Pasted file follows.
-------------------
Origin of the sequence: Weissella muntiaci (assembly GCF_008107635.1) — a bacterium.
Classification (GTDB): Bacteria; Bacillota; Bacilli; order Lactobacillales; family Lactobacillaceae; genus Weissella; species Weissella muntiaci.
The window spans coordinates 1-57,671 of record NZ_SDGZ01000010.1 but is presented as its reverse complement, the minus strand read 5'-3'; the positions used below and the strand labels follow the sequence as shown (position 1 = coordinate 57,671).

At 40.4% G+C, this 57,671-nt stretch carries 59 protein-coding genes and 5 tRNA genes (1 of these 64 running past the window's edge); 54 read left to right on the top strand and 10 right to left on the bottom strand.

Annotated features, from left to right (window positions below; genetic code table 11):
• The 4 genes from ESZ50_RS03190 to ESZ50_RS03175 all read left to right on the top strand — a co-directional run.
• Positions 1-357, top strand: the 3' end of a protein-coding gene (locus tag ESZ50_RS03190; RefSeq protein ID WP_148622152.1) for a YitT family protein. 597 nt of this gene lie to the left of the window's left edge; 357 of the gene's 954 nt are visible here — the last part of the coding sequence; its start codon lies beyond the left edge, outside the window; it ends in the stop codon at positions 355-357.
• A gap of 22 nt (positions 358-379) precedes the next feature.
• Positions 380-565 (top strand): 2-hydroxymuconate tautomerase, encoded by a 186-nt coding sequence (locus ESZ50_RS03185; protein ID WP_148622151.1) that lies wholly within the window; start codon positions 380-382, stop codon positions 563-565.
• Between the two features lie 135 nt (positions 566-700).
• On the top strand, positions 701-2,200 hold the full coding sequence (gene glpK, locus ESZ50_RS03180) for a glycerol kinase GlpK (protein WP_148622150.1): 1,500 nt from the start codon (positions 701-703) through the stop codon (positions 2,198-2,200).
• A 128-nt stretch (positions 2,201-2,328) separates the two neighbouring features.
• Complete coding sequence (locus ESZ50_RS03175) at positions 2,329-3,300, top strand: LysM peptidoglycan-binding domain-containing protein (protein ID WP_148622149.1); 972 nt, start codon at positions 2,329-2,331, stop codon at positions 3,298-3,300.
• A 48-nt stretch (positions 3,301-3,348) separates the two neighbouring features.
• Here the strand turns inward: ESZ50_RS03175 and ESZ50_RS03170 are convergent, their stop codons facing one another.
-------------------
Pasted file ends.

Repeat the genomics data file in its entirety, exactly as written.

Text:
Origin of the sequence: Weissella muntiaci (assembly GCF_008107635.1) — a bacterium.
Classification (GTDB): Bacteria; Bacillota; Bacilli; order Lactobacillales; family Lactobacillaceae; genus Weissella; species Weissella muntiaci.
The window spans coordinates 1-57,671 of record NZ_SDGZ01000010.1 but is presented as its reverse complement, the minus strand read 5'-3'; the positions used below and the strand labels follow the sequence as shown (position 1 = coordinate 57,671).

At 40.4% G+C, this 57,671-nt stretch carries 59 protein-coding genes and 5 tRNA genes (1 of these 64 running past the window's edge); 54 read left to right on the top strand and 10 right to left on the bottom strand.

Annotated features, from left to right (window positions below; genetic code table 11):
• The 4 genes from ESZ50_RS03190 to ESZ50_RS03175 all read left to right on the top strand — a co-directional run.
• Positions 1-357, top strand: the 3' end of a protein-coding gene (locus tag ESZ50_RS03190; RefSeq protein ID WP_148622152.1) for a YitT family protein. 597 nt of this gene lie to the left of the window's left edge; 357 of the gene's 954 nt are visible here — the last part of the coding sequence; its start codon lies beyond the left edge, outside the window; it ends in the stop codon at positions 355-357.
• A gap of 22 nt (positions 358-379) precedes the next feature.
• Positions 380-565 (top strand): 2-hydroxymuconate tautomerase, encoded by a 186-nt coding sequence (locus ESZ50_RS03185; protein ID WP_148622151.1) that lies wholly within the window; start codon positions 380-382, stop codon positions 563-565.
• Between the two features lie 135 nt (positions 566-700).
• On the top strand, positions 701-2,200 hold the full coding sequence (gene glpK, locus ESZ50_RS03180) for a glycerol kinase GlpK (protein WP_148622150.1): 1,500 nt from the start codon (positions 701-703) through the stop codon (positions 2,198-2,200).
• A 128-nt stretch (positions 2,201-2,328) separates the two neighbouring features.
• Complete coding sequence (locus ESZ50_RS03175) at positions 2,329-3,300, top strand: LysM peptidoglycan-binding domain-containing protein (protein ID WP_148622149.1); 972 nt, start codon at positions 2,329-2,331, stop codon at positions 3,298-3,300.
• A 48-nt stretch (positions 3,301-3,348) separates the two neighbouring features.
• Here the strand turns inward: ESZ50_RS03175 and ESZ50_RS03170 are convergent, their stop codons facing one another.